A Model of the Seasonal Circulation in the Arabian Sea Forced by Observed Winds

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Results of a numerical model of the wind driven seasonal circulation in the Arabian Sea are presented, with particular emphasis on the ocean's response to the monsoon winds. The model equations are the fully nonlinear reduced gravity transport equations in spherical coordinates. The model resolution is 1/8° in the east-west direction and 1/4° in the north-south direction. The model basin geometry corresponds as closely as possible to that of the north-west Indian Ocean from 40°E to 73°E and from 10°S to 25°N, and includes the gulfs of Aden and Oman, and the islands of Socotra and the Seychelles. The southern boundary and a portion of the eastern boundary, from the equator to 6°S, representing the opening between the Maldives and the Chagos Archipelago, are open boundaries. At other boundaries, the no-slip condition is applied. The wind stress data used to force the model comes from the NOAA National Climate Center's TD-9757 Global Marine Sums data, which consists of monthly mean winds compiled on 1° squares from over 60 years of ship observations. These data are interpolated in time using the mean and first five Fourier harmonics at each point, and then interpolated linearly to the model grid. The model equations are integrated in time using centered finite differences in time and space (a leap-frog scheme), with lateral friction treated by a Dufort-Frankel scheme.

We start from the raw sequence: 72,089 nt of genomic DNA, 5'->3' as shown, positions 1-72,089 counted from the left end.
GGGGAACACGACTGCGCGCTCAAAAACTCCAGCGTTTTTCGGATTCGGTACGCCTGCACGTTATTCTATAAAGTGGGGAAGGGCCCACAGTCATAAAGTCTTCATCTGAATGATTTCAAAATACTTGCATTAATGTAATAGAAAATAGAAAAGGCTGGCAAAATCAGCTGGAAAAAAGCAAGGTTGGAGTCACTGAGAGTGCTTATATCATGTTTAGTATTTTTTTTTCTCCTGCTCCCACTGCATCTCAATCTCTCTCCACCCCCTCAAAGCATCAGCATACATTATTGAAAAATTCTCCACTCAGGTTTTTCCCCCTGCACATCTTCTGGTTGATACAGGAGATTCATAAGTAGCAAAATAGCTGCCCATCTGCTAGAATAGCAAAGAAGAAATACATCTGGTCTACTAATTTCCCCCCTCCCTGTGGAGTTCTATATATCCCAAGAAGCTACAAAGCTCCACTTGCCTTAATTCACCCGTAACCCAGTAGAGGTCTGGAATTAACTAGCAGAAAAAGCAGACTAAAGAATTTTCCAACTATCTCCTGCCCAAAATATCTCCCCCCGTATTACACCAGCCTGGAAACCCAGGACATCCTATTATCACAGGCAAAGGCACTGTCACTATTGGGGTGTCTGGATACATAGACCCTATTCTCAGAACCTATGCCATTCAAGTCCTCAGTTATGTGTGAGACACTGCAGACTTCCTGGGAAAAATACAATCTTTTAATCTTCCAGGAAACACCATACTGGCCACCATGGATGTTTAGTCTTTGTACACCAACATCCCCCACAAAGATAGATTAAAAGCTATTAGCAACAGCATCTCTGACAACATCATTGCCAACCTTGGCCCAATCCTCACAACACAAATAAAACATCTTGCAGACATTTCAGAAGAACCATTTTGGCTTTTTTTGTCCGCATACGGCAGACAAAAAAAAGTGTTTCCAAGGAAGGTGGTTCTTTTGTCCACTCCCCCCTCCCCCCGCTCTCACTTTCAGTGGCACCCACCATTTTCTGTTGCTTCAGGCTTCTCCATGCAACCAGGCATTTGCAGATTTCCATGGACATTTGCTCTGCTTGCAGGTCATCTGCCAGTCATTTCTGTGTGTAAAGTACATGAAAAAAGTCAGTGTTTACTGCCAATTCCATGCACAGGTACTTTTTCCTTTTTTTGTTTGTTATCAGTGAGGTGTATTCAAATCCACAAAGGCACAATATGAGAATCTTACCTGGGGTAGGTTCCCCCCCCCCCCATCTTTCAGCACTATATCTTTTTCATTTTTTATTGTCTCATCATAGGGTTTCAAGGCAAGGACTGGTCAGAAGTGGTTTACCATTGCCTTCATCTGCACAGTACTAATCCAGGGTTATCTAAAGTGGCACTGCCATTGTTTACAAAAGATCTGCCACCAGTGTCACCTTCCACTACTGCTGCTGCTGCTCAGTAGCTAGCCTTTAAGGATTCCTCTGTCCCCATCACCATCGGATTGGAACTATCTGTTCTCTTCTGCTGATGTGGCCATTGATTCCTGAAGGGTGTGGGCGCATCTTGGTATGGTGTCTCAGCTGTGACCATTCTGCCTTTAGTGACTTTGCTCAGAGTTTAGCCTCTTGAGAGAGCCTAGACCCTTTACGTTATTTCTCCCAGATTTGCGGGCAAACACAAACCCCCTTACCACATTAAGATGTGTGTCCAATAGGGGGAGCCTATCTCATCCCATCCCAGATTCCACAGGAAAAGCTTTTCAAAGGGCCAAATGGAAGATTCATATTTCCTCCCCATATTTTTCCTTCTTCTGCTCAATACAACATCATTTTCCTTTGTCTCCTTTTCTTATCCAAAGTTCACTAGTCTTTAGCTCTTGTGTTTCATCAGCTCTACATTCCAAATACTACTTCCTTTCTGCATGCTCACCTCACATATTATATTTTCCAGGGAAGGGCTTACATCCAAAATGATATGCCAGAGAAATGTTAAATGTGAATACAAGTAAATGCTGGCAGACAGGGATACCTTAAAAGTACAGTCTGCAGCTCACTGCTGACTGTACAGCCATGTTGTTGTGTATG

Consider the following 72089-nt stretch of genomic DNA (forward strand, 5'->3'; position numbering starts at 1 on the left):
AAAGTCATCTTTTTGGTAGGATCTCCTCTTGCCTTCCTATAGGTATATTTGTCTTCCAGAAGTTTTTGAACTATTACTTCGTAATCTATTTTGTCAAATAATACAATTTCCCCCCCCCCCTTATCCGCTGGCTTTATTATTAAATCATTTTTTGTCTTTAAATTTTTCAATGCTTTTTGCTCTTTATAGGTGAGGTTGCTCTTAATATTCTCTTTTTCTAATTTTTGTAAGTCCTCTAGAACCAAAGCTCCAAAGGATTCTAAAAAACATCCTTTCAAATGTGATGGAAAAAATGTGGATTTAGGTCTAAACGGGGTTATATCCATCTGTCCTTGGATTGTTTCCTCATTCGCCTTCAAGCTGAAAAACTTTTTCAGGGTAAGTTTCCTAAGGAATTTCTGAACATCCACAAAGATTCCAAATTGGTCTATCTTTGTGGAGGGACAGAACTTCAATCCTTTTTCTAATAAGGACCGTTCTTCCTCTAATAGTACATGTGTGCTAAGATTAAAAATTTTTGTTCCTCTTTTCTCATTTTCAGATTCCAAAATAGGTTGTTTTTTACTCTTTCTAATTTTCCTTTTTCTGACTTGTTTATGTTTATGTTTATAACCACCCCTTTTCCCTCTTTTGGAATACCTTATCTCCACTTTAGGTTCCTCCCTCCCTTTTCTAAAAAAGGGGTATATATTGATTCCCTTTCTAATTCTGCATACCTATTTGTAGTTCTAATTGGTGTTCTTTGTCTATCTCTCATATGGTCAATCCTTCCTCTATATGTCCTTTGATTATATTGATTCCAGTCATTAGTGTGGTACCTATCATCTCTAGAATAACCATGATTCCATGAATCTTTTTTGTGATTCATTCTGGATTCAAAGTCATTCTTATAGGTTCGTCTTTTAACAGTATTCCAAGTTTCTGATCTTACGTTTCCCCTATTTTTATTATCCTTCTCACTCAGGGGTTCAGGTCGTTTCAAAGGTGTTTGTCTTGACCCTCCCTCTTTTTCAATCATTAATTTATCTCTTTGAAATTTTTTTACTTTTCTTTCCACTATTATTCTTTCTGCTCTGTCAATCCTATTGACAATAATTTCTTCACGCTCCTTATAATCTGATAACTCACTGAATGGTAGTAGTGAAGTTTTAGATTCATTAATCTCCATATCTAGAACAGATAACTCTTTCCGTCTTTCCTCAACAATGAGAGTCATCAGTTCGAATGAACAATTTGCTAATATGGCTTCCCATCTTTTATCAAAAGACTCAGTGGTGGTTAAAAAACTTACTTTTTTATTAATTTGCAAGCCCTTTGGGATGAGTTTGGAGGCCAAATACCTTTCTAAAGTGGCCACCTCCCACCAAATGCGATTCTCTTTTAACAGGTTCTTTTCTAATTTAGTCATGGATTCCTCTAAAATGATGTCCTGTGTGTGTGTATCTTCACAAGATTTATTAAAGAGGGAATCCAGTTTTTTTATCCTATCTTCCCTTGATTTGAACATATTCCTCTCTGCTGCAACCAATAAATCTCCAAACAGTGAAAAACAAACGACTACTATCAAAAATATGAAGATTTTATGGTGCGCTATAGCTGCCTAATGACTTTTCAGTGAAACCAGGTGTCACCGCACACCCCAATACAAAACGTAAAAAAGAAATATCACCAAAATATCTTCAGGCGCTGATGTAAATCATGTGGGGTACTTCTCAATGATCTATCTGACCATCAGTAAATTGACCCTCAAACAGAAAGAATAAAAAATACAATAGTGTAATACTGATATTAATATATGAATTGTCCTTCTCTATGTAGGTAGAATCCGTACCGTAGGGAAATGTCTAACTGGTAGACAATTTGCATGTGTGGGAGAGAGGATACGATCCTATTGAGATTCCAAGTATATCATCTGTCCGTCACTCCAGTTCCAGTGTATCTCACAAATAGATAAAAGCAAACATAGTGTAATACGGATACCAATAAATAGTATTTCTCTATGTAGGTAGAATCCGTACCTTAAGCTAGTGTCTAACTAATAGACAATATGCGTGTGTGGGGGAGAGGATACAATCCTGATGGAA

After a one year spin up, the model settles into a regular periodic seasonal cycle, even though the solution to the model equations is locally highly nonlinear, with large nonlinear eddies developing in the same location at the same time of year from one year to the next. The development of the model Somali Current system with the onset of the (northern hemisphere) summer monsoon is consistent with the available observations in the region. The model reproduces many of the observed features in this region, such as the two-gyre circulation pattern, and the timing and movement of these features corresponds well with their real world counterparts. The model also shows an eastward jet forming in late June to early July at 13°N, just to the east of Socotra. This jet is fed by flow coming out of the great whirl. The break down of the two-gyre pattern occurs in mid to late August, when the southern gyre breaks up into several smaller eddies, the northern-most of which coalesces with the great whirl. Numerous small cyclonic eddies develop along the Arabian coast, from the Gulf of Oman into the Gulf of Aden, in early to mid August, and persist well into the winter monsoon. The model shows that it is possible to simulate very complicated flows, if one has sufficient wind data, using fairly simple models with a realistic basin geometry.

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Progress in Oceanography, v. 14, p. 353-385